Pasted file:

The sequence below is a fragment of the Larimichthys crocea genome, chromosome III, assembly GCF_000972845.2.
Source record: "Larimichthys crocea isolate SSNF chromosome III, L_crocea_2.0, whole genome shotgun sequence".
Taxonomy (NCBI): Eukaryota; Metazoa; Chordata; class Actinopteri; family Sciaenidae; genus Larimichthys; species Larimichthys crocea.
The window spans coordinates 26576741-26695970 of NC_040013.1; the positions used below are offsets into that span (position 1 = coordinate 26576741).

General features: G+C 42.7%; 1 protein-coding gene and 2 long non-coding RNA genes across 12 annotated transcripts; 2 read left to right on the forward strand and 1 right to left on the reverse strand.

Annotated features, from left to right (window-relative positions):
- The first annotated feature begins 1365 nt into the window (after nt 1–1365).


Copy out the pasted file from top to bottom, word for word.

The sequence below is a fragment of the Larimichthys crocea genome, chromosome III, assembly GCF_000972845.2.
Source record: "Larimichthys crocea isolate SSNF chromosome III, L_crocea_2.0, whole genome shotgun sequence".
Taxonomy (NCBI): Eukaryota; Metazoa; Chordata; class Actinopteri; family Sciaenidae; genus Larimichthys; species Larimichthys crocea.
The window spans coordinates 26576741-26695970 of NC_040013.1; the positions used below are offsets into that span (position 1 = coordinate 26576741).

General features: G+C 42.7%; 1 protein-coding gene and 2 long non-coding RNA genes across 12 annotated transcripts; 2 read left to right on the forward strand and 1 right to left on the reverse strand.

Annotated features, from left to right (window-relative positions):
- The first annotated feature begins 1365 nt into the window (after nt 1–1365).